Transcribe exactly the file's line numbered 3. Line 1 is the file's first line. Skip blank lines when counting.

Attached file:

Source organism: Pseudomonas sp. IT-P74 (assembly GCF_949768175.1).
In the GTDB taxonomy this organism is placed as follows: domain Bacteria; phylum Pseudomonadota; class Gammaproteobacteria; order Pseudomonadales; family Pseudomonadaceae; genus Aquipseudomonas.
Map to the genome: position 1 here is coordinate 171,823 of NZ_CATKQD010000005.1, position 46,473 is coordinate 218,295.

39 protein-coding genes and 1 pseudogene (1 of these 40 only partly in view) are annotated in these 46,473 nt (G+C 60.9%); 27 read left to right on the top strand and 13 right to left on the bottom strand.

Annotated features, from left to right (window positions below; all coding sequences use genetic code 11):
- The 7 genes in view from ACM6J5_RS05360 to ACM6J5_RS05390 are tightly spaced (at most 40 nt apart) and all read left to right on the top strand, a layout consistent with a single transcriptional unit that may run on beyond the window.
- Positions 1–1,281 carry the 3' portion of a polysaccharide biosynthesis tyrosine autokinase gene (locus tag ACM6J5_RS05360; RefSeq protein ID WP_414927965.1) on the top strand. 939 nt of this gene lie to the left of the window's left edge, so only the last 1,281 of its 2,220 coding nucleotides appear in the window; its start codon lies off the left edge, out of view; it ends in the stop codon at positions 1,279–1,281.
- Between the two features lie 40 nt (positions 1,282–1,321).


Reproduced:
Map to the genome: position 1 here is coordinate 171,823 of NZ_CATKQD010000005.1, position 46,473 is coordinate 218,295.